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Glucose and mannose have a different degree of sweetness, implying different affinity to the sweet taste receptor. While the receptor structure is still undefined, there are several geometrical models for their binding mechanism. A detailed study of the hydration structure of sugars with known degree of sweetness is bound to provide information on the accuracy of such models. Our neutron diffraction study on the hydration of glucose and mannose show that both α- and β-glucose form strong hydrogen bonds with water, and that the steric hindrance of their first hydration shell matches the receptor geometrical model. The α-anomer of mannose has a similar, well-defined first hydration shell, but with fewer and weaker hydrogen bonds compared to glucose. Conversely, the hydration shell of β-mannose (reported as bitter) does not match the receptor geometrical model. These findings suggest a link between the hydration shell of sugars and their degree of sweetness.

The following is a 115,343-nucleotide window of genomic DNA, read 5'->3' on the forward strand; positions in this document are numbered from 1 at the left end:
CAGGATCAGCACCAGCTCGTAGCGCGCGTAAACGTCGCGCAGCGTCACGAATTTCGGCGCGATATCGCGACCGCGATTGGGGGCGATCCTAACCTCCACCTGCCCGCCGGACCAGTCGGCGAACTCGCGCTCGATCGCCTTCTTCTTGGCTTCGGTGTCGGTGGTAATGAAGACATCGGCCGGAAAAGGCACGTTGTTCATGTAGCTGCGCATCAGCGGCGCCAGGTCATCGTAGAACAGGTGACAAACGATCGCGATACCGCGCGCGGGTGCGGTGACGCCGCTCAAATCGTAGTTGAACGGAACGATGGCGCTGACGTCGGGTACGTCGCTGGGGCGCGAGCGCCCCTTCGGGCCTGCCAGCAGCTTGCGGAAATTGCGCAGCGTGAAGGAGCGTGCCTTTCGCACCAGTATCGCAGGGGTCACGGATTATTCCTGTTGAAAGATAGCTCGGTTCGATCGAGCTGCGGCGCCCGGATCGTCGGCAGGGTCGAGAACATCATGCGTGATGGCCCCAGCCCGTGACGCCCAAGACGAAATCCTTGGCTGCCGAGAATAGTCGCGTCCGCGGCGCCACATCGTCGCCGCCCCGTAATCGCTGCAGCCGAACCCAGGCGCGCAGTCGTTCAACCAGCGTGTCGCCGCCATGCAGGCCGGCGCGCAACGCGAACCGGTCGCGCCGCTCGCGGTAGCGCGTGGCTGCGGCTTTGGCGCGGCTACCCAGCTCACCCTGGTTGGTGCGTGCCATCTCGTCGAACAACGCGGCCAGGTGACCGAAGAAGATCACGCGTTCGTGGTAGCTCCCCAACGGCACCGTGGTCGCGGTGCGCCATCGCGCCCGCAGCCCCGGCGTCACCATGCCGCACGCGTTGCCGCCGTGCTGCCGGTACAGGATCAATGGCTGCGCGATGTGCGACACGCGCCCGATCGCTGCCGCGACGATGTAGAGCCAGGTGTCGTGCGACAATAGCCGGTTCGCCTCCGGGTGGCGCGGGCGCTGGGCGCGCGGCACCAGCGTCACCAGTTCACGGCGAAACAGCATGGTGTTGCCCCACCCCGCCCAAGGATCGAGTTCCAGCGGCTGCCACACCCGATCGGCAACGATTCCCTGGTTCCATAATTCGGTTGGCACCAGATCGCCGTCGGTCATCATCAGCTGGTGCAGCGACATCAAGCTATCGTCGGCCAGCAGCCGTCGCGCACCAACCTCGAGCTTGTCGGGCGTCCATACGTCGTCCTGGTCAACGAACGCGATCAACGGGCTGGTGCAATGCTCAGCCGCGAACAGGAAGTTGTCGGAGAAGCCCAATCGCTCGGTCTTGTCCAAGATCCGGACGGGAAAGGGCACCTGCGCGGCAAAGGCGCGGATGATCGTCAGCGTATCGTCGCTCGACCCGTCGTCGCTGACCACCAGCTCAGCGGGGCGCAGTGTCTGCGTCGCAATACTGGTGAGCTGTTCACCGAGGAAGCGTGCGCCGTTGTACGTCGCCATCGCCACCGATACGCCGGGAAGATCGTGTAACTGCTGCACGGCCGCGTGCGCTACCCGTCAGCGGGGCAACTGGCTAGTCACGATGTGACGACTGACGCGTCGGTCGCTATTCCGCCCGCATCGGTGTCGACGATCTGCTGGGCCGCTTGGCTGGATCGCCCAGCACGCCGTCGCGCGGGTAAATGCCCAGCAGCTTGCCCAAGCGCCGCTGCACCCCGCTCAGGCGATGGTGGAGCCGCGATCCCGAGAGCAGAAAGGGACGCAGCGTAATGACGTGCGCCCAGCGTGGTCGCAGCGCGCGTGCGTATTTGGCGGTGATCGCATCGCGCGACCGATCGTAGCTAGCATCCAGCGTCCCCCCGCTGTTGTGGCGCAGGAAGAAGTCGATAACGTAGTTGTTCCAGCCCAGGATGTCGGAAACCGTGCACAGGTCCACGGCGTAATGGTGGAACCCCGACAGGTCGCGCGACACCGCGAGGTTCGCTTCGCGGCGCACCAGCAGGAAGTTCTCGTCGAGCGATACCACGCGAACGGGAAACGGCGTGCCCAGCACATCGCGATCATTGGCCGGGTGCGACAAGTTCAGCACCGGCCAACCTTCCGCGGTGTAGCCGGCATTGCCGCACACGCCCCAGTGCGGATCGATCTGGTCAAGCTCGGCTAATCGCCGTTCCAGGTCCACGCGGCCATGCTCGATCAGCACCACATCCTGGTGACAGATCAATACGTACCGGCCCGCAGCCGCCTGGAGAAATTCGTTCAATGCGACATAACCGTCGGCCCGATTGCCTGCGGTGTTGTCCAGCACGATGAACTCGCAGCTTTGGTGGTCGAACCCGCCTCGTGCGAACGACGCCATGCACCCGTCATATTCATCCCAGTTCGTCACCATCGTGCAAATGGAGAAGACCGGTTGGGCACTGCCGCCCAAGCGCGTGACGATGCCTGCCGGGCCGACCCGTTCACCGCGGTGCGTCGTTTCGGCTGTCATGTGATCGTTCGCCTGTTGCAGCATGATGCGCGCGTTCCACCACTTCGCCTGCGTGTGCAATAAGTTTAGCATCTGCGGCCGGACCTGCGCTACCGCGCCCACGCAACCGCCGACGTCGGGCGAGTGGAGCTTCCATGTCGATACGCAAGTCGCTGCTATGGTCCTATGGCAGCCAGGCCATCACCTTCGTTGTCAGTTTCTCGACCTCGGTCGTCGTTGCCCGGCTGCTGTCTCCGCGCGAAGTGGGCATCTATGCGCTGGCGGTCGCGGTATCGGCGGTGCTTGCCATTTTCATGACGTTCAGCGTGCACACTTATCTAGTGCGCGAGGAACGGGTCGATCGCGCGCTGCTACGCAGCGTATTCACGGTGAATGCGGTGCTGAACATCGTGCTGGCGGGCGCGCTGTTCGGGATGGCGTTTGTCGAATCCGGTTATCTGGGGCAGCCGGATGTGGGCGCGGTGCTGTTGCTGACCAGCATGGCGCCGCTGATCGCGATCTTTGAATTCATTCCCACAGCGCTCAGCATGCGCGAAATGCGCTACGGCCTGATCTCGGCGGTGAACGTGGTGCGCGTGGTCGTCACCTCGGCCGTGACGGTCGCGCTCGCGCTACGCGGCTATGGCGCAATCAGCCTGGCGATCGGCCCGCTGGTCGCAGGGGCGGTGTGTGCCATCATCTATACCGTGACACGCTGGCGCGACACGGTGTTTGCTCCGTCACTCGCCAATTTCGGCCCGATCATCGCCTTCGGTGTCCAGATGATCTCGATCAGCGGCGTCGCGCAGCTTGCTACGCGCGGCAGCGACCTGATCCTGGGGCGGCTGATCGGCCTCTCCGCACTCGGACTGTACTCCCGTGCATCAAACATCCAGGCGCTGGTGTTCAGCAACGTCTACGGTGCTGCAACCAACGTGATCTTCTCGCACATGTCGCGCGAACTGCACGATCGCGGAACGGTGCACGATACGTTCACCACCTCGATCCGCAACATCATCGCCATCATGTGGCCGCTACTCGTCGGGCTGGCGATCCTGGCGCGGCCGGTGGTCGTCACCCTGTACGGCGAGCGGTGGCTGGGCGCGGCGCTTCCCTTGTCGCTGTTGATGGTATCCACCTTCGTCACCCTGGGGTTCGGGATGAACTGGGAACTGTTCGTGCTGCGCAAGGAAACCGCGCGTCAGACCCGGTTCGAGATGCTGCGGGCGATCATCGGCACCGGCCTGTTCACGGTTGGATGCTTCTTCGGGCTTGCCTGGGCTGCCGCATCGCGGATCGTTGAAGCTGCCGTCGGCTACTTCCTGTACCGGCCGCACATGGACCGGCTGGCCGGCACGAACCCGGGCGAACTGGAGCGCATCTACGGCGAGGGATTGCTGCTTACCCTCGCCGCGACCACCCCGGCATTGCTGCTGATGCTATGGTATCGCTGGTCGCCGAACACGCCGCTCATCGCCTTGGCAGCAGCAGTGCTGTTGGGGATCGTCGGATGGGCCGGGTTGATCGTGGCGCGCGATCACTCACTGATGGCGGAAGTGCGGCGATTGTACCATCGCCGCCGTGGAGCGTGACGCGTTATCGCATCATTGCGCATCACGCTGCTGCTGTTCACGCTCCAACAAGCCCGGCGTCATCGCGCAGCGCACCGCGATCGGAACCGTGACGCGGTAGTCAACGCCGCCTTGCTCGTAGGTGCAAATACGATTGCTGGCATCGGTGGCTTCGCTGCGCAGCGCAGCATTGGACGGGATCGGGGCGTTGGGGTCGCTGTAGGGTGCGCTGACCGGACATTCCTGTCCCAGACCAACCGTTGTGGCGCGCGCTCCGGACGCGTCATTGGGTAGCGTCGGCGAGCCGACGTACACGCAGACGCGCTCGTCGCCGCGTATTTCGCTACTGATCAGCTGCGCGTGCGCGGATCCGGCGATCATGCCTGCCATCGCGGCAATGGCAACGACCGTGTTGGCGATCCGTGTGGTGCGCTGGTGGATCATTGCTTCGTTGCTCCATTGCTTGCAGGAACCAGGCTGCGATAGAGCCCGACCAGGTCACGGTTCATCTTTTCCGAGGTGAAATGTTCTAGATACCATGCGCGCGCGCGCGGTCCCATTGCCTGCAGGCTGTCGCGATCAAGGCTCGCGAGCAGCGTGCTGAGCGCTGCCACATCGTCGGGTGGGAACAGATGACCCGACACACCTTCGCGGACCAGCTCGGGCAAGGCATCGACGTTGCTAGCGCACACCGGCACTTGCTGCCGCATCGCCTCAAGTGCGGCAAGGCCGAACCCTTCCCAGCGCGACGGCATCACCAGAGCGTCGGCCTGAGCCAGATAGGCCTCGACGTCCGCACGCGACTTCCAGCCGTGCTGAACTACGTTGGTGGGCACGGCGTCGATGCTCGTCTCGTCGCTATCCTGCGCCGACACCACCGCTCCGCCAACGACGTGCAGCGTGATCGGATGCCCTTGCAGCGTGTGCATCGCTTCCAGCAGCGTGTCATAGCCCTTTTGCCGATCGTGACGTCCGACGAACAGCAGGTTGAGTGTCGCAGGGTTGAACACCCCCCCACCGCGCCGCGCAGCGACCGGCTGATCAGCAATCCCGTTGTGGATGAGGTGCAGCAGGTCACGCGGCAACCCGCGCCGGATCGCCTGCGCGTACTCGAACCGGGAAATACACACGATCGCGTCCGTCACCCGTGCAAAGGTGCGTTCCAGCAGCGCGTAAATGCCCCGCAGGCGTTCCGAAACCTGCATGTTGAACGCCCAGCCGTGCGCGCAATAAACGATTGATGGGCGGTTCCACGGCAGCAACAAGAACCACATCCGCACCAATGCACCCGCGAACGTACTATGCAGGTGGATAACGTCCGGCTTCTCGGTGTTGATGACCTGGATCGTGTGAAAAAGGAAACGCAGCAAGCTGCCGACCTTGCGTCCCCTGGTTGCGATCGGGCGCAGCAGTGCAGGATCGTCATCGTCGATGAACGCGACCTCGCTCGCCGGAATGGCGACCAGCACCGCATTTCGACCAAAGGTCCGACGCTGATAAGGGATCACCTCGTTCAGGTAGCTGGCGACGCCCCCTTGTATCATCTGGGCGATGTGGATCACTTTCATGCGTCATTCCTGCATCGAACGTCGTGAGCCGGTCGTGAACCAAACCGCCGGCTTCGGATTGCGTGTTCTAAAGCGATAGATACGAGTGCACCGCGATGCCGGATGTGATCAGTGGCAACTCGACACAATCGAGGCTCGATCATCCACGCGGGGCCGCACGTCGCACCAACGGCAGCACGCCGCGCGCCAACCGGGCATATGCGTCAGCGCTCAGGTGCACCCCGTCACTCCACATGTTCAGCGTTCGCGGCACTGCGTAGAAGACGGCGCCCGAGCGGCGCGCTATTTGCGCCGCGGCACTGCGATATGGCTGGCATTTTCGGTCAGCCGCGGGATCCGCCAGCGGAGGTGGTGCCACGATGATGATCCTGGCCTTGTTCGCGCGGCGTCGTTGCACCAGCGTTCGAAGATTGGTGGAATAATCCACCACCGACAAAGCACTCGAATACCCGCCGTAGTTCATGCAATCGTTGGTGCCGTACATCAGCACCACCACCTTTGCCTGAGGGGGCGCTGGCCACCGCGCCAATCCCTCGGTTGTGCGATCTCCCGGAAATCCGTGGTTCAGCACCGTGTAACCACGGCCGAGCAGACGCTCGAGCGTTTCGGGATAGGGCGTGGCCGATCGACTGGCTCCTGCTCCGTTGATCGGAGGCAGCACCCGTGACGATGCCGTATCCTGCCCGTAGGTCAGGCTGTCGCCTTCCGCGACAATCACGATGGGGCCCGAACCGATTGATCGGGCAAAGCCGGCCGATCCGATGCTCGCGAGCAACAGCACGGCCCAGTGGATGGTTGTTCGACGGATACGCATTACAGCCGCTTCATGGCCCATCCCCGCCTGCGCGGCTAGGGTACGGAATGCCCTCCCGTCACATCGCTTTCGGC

Original publication

DOI

10.1021/acs.jpcb.7b03919

Type

Journal article

Journal

J Phys Chem B

Publication Date

24/08/2017

Volume

121

Pages

7771 - 7776

Keywords

Glucose, Hydrogen Bonding, Mannose, Molecular Conformation, Sweetening Agents, Taste, Water